The first half of 2018 likely left something to be desired for billionaire fund manager Bill Gross. Gross's bond fund "turned in the worst performance among his peers during the period," prompting investors to withdraw about $580 million in assets over those six months, according to a Bloomberg report.

Assets Down to $1.48 Billion

June was the fourth consecutive month of withdrawals, which shrunk Gross's Janus Henderson Global Unconstrained Bond Fund to about $1.48 billion. The fund's value declined 6.3% in the first half of 2018.

More broadly, unconstrained mutual funds have seen only scattered success so far this year, thanks in large part to rising interest rates which have dampened total returns. These funds have the flexibility to move away from traditional benchmarks; while this can be a good thing, it can also allow funds in this category to become somewhat unmoored, too. According to the report, the Bloomberg Barclays U.S. Aggregate Index, which acts as a benchmark for intermediate-term funds, fell by 1.6% from January through the end of June.

The fund's June outflows totaled roughly $185 million following about $300 million that exited in May. The fund had total assets under management of about $2.24 billion in February.

Last Among 44 Peers

The report indicates that Gross's fund came in last place for first-half performance when stacked up against 44 peers. The fund, relying primarily on derivatives and options-based strategies, dropped 3% on May 29; this was the largest single-day decline of the year among bond mutual funds managing more than $1 billion. Gross attributed the fall to a bad bet on the potential narrowing of the space between U.S. Treasury and German bond rates, which did not take place.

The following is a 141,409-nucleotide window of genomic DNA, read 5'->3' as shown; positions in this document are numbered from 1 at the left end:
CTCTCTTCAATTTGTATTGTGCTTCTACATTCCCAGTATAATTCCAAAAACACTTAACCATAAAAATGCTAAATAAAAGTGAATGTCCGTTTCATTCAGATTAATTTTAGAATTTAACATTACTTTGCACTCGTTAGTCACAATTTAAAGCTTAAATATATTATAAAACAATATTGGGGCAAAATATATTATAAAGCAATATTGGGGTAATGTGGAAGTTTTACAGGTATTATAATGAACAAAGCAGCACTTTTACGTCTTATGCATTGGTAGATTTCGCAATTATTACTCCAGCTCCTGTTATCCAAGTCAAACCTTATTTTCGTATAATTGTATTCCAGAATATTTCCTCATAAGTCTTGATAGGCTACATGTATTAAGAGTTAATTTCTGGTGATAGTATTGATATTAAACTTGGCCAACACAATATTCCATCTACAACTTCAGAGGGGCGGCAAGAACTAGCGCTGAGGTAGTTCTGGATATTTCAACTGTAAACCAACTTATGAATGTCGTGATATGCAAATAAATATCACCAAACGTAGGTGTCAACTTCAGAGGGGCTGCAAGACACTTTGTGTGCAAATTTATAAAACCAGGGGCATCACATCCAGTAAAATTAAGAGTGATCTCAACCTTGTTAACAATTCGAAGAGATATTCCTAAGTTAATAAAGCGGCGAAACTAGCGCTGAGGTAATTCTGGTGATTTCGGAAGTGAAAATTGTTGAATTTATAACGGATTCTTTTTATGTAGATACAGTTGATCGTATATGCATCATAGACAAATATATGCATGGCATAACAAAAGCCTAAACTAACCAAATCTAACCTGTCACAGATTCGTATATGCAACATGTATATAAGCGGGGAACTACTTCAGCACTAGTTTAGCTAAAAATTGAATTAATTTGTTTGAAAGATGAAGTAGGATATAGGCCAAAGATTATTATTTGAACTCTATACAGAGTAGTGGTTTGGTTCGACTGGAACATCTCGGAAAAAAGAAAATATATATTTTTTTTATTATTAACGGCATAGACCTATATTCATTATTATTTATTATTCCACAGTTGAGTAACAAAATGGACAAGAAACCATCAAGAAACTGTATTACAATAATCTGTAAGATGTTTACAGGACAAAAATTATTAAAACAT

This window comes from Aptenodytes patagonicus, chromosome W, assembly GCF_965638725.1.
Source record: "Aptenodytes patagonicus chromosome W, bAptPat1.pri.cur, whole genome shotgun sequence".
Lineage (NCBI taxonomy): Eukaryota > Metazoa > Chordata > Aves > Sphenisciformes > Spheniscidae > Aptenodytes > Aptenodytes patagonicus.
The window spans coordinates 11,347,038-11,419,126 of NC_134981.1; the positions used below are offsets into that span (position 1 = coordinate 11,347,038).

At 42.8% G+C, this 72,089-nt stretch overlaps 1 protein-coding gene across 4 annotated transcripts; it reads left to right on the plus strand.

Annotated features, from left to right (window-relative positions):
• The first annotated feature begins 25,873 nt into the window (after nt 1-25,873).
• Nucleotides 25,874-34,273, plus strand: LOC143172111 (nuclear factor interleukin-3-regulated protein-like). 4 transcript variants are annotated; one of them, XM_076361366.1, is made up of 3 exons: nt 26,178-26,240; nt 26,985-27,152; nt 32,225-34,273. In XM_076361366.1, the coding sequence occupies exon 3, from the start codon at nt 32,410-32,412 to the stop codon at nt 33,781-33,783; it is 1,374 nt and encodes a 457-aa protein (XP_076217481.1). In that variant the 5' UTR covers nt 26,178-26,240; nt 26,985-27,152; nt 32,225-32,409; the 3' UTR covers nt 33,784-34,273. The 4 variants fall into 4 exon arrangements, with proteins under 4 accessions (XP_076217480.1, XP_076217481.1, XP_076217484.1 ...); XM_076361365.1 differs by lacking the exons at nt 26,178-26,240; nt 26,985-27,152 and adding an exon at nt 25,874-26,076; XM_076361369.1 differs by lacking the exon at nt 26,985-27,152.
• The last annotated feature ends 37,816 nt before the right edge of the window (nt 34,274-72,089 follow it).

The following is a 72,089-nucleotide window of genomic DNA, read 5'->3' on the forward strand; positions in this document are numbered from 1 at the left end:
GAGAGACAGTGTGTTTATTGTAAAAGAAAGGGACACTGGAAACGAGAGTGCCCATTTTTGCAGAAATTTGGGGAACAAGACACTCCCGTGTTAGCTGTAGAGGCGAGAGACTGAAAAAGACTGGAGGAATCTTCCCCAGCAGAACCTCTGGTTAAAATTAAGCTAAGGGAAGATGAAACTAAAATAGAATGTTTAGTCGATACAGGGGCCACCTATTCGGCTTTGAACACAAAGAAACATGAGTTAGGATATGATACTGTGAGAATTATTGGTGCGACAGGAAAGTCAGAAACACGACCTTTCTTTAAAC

On June 1, Gross suggested that "the strategy has been to be short the German bund and long U.S. Treasuries. That was the basis for the bad day and the bad trade."

Gross, who co-founded Pacific Investment Management Co. in 1971, parted with his original company under less-than-friendly circumstances in 2014. He joined Janus that same year. As of a year ago, about $700 million in the Unconstrained fund was his own money.

While it's true that certain aspects of performance and dividends remain unaccounted for, meaning that the numbers indicated above may vary from actual figures, there is no doubt that the last few months have been tough ones for Gross and his fund.

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